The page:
Wednesday, February 8, 2012

Four Books From The Most Receptive Language

I always have great regards for my mother tongue, Malayalam and its tradition of rich literature. Malayalam is not an old language. It is in fact a mixture of Tamil and Sanskrit that emerged hardly a few centuries back in its current form. But one reason for the growth of Malayalam as a language was its receptive nature. Compared to other classical languages, Malayalam always opened its windows to get itself influenced from other languages and cultures from the beginning. On one side a culture of accepting and appreciating the translations of classics from other languages, both Indian and international exposed our writers and readers to the latest trends of world and national literature. On other side the trend of Malayalees going out of state (and out of India) for earning their livelihood opened doors of new experiences for writers to explore. In this post I would like to write about four Malayalam books written at different times that I read recently. 
Kakkanadan was one of the fearless sound of modern Kerala. He wrote powerful novels about the political and social reforms of sixties and the uncertainties that preceded. I read his novel Ushnamekhala (Humid region)  a few weeks before his passing away. Ushnamekhala details the life of an idealist young man who believes that Communism is the only cure of oppression and feudalism. He works hard with his comrades for the realization of that goal, but circumstances, the death of his father and extreme poverty suffered by his family, makes him to abandon it midway and abscond to a city. He makes it big there, but his conscience never give him peace. After long time he returns to his village to find that the party which he believed will be the cure for oppression is on the way to become the biggest oppressor. 

Avanavante Aanandam Kandethanulla Vazhikal (One's own means to find his pleasures) is a path breaking novel by C V Balakrishnan. The novel explores sin and sexuality. It deals with a man's worries about his impotency and his journey to recover his manhood. With the rural Kerala of sixties as the background, the novel develops like a mythical story. The novel begins with a man reminiscing his first experience with a woman, in his childhood. In between legends and superstitions he is on his sinful way to get back there. An accident with a snake woman makes him impotent. Worried he tries anything possible to get it back. The novel is based on the childhood of the novelist. According to him these are visions that formed when children looked into life of adults and adults went on their adulterous life without knowing they were being observed. Children made stories of what they saw and these are what resulted.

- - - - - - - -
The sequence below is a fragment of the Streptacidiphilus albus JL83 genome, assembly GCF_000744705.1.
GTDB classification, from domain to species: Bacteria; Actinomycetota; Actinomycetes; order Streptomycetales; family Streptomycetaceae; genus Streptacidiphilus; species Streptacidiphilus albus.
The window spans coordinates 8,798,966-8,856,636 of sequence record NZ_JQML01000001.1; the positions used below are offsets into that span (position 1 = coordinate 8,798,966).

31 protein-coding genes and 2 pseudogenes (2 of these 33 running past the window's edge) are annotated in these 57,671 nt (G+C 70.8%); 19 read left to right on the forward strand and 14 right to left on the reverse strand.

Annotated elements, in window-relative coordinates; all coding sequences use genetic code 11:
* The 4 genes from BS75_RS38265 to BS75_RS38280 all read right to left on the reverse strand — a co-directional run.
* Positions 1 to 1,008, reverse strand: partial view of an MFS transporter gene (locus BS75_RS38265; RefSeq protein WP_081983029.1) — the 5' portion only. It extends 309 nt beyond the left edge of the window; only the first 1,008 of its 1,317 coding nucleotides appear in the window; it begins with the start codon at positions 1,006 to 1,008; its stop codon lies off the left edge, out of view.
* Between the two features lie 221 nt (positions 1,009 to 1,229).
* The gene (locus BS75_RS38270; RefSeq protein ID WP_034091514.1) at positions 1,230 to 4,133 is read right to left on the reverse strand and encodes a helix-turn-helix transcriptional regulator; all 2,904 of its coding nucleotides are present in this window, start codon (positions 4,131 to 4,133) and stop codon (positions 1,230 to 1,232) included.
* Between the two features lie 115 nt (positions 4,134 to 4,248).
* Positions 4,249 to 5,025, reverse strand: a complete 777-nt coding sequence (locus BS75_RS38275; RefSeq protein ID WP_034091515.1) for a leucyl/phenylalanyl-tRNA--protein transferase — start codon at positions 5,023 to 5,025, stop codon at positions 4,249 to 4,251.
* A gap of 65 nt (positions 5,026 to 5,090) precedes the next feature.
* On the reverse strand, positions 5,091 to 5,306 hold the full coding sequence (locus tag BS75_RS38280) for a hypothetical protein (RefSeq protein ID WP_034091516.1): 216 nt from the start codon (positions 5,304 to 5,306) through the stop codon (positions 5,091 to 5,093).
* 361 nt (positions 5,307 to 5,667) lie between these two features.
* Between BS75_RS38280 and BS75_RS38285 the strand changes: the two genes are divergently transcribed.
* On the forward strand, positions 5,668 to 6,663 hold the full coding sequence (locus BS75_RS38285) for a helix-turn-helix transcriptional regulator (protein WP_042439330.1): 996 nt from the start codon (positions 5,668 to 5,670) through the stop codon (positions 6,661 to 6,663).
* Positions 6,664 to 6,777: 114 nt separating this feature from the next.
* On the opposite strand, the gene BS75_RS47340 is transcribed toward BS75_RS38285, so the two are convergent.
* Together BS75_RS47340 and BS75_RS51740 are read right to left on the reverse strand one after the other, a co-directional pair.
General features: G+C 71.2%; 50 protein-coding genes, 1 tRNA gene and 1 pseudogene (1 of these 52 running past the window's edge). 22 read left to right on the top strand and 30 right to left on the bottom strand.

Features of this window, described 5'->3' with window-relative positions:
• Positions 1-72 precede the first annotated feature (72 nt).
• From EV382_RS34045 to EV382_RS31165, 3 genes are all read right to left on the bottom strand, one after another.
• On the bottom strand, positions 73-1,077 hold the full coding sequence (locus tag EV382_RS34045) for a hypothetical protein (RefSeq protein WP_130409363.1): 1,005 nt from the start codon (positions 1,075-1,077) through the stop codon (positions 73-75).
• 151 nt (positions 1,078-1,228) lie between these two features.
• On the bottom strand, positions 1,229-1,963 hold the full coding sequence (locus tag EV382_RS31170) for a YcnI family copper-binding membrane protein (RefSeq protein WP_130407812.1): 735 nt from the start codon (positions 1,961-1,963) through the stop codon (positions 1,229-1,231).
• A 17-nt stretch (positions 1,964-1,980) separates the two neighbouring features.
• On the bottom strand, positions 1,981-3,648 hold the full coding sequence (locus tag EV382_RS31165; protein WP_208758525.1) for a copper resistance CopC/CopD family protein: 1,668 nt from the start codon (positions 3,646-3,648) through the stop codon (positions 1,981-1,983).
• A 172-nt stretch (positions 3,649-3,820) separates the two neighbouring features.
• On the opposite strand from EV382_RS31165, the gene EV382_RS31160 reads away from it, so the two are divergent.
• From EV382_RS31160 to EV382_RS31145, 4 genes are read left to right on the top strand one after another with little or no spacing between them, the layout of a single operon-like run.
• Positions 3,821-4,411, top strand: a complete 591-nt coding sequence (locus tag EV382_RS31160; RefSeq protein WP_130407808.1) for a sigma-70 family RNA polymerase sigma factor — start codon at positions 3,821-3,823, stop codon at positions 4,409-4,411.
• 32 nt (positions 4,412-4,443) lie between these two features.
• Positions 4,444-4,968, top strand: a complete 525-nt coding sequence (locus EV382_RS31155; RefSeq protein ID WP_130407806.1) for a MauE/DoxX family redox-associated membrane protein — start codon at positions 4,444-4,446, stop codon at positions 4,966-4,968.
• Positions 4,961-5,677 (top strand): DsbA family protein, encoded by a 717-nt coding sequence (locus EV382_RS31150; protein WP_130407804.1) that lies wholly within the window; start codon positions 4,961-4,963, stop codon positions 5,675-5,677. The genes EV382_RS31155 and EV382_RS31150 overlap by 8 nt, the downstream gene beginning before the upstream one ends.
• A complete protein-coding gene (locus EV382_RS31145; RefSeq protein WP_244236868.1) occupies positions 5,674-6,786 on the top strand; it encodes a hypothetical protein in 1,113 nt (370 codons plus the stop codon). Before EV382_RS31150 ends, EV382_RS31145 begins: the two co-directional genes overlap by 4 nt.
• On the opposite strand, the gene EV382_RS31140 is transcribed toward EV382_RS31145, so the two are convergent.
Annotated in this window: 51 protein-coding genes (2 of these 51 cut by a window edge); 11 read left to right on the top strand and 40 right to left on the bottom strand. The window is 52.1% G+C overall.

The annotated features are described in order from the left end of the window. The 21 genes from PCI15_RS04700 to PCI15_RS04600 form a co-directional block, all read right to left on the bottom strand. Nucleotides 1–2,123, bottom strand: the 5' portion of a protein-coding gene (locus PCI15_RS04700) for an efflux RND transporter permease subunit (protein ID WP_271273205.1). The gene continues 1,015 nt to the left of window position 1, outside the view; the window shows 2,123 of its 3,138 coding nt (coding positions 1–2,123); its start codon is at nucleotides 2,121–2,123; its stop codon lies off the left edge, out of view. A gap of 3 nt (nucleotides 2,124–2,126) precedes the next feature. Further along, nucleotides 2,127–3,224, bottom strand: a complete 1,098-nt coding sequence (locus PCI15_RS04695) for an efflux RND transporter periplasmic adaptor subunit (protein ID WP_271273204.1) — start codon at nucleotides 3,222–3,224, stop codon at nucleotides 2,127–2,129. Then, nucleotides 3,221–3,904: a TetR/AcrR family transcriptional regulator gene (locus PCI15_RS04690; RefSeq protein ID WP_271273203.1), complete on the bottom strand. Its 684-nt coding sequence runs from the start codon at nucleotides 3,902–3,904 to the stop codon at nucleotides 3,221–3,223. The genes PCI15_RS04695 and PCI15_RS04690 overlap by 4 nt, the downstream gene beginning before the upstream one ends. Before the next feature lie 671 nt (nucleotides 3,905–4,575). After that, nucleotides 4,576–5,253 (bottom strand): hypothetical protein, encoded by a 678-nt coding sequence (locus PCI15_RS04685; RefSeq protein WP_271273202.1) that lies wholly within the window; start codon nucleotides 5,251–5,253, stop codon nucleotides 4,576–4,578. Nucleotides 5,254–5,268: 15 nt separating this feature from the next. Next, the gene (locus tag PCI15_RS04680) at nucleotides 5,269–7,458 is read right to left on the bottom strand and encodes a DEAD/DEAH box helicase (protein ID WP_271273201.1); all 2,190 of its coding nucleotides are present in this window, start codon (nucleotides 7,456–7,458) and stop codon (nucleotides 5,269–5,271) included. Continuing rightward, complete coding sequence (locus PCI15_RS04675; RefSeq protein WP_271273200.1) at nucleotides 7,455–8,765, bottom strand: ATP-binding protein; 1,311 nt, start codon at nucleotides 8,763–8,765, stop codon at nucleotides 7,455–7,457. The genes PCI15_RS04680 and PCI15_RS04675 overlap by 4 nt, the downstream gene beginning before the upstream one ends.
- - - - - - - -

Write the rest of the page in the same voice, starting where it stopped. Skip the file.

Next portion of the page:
Kodakara puranam (The Epic Of Kodakara) is originally a blog by Sajith Edathadan, who calls himself Visalamanaskan, The Broad minded. When the blog about the humorous experiences of the writer in his village and in Middle East where he works, became a hit among malayalee diaspora, they published the selected posts into an immensely comic and satiric book. The language is pure oral Malayalam, the style is simple and engaging, stories are intriguing and blunders are that happens to us quite often (though we never admit like Sajith).

Aadujeevitham (A goat's life) is a book that created quite a stir recently. This novel, written by Benyamin, is about the life experiences of a man who worked in Middle East as a slave. He reaches there through a visa send by his relative. His sponsor takes him to the middle of a desert and makes him to work among goats and camels. This was in contrary to what was told to him. The novel details his step by step transformation from a normal human into goat like creature and the subsequent escape. The novel contains all the heat that Najeeb experienced in the desert and makes the reader experience it again. Told in simple prose devoid of any plot techniques or other gimmicks, this book is like a rod of red hot forged steel. I expected it to be like The Alchemist, but it is better and a more satisfying read. .  

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